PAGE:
IT’S been 10 years since Morgan Spurlock existed on just McDonald’s for a month in the groundbreaking film, Super Size Me.
Now our waistlines face a new threat, and another guinea pig has undergone some risky self-experimentation to try to make sense of it.
Australian TV actor and filmmaker Damon Gameau stars in That Sugar Filmwhich will air in Australian cinemas in early 2015, in which he exists on “healthy” low-fat food with a high sugar content for 60 days.
The results are more shocking than anyone could have expected.
Within three weeks, the previously healthy Damon was feeling terrible all the time, lethargic and snapping at the slightest thing.
A visit to the doctor confirmed the worst — he had the beginnings of fatty liver disease.
“I had no soft drink, chocolate, ice cream or confectionery,” Damon told Sunrise this week. “All the sugars that I was eating were found in perceived healthy foods, so low-fat yoghurts and muesli bars and cereals and fruit juices, sports drinks … these kind of things that often parents would give their kids thinking they’re doing the right thing.”
Instead, the Underbelly actor reveals, these hidden sugars had a remarkably damaging effect on his physical and mental health.
The father-to-be put on 10cm of visceral fat around his waist, and was informed that he was on the fast-track to obesity. He was also told his mental functioning was “unstable”.
Damon had increased his intake to 40 teaspoons of sugar a day, just slightly more than that of the average teenager worldwide. Recommended daily intake is a maximum of nine teaspoons a day, or six for women.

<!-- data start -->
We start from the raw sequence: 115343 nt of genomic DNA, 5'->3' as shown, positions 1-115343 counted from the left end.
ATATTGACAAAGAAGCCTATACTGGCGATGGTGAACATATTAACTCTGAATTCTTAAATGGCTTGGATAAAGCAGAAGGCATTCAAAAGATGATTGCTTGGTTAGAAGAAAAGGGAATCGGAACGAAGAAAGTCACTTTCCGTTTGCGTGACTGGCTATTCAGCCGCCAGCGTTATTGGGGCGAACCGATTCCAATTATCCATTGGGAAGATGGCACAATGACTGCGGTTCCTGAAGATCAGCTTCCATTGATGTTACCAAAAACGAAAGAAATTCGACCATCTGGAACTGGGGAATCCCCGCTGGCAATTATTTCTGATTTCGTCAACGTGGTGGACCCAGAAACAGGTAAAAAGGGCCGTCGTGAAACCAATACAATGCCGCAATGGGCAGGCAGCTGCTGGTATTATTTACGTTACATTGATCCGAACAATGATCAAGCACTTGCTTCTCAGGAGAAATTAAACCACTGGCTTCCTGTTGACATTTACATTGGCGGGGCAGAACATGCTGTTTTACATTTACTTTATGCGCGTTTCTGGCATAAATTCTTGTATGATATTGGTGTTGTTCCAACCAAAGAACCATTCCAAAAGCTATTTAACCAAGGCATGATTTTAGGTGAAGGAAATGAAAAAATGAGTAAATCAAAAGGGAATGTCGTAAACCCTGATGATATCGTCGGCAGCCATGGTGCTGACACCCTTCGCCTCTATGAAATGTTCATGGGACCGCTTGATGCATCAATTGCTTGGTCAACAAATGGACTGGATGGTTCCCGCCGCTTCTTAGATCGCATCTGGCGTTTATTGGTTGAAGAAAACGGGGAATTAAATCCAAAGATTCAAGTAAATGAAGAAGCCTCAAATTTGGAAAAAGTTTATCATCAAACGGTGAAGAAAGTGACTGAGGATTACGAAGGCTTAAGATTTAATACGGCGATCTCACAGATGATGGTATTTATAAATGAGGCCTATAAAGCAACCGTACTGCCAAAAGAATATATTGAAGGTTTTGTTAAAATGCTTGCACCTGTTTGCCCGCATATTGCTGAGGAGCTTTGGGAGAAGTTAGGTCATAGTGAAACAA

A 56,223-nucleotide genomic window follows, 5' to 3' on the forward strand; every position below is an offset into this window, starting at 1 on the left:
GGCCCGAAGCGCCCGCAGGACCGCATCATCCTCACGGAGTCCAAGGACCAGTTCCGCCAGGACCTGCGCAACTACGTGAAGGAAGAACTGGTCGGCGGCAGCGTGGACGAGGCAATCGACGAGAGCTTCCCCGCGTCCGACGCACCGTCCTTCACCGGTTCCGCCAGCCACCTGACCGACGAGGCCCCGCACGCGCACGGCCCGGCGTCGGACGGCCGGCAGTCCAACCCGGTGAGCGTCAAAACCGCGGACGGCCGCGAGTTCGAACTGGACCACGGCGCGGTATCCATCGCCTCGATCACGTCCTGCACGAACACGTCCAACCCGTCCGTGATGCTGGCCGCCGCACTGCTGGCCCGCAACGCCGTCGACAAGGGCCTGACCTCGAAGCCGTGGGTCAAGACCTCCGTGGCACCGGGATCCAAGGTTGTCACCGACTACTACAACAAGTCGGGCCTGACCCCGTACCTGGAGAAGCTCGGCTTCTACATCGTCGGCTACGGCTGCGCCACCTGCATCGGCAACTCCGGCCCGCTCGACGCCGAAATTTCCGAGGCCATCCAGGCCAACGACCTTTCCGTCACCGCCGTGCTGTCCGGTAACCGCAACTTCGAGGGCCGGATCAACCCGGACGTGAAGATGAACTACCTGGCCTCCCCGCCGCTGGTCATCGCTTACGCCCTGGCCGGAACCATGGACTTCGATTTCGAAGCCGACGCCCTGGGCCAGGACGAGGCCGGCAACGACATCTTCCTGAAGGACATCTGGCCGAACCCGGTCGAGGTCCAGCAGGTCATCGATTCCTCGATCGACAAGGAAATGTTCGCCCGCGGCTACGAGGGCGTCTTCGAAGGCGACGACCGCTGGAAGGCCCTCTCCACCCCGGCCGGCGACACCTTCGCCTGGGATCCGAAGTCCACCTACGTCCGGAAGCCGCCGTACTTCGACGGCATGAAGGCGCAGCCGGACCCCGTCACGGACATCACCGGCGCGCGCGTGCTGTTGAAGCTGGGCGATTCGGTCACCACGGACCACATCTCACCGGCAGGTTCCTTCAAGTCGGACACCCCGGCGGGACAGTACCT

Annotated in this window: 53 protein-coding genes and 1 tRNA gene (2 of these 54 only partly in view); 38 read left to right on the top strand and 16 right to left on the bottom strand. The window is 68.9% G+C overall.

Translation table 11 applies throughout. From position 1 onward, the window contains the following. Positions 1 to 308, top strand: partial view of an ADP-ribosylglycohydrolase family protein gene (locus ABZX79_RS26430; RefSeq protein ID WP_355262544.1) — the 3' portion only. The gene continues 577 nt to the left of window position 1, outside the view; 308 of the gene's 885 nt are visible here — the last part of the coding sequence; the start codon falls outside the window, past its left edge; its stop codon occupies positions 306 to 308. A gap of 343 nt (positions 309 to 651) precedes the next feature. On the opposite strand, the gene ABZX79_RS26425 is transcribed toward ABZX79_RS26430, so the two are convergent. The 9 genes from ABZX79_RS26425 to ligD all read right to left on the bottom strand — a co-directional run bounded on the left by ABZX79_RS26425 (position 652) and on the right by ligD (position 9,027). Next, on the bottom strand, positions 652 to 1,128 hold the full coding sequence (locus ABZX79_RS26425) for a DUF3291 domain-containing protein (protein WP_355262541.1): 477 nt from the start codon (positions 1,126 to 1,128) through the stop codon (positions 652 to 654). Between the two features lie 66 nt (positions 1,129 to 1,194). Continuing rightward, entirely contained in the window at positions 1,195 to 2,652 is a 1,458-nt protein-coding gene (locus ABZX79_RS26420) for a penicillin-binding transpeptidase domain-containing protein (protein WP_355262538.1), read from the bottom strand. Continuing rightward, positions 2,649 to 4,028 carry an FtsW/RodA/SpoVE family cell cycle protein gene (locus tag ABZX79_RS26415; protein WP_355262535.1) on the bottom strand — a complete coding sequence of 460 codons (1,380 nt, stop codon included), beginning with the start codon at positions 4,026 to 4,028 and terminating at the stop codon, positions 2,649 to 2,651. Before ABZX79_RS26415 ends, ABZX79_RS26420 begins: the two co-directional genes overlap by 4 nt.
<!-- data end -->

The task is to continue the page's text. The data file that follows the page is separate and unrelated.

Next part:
He now believes labelling is deliberately ambiguous, and that we need to be conscious that every four grams of sugar equals a teaspoon of sugar.
Despite keeping his calories the same, Damon said he never seemed to feel full.
For breakfast, he would have low-fat yoghurt, cereal and apple juice. That contained 20 teaspoons of sugar.
“We’re not being dogmatic and saying people having to quit sugar, it’s just being aware,” he said. “Sugar’s now in 80 per cent of the processed food we’re eating. If we can remove that, that’s the first step towards making a change.”
The movie features cameos from Stephen Fry, Isabel Lucas and Brenton Thwaites, and king of food campaigners Jamie Oliver has called the film a “definite must-see”.
But will it convince people to change their habits?
There are now nearly six million Australians with fatty liver disease and only 6000 of those are caused by alcohol.
Type 2 diabetes is killing someone every six seconds worldwide, and Damon believes we’ve reached a point where we need to do something.
The creators of That Sugar Film have secured funding to create a educational program around the movie.
Its website offers tips, recipes and a study guide for kids, and will later grow into a larger hub, where people can take part in challenges such as cutting out sugar for 10 days.
Damon’s final meal was a full 40 teaspoons of sugar that could be found in an ordinary child’s school lunchbox. “Sadly, it was very easy to do and fitted comfortably into the small plastic container,” he wrote on his blog documenting his experiment.
“The last meal was for all the people out there, especially parents, who are led to believe they are doing the right and healthy thing for their children. They are making an effort yet are horribly let down by the lack of integrity in marketing and packaging strategies.”
Originally published as ‘I supersized myself on sugar’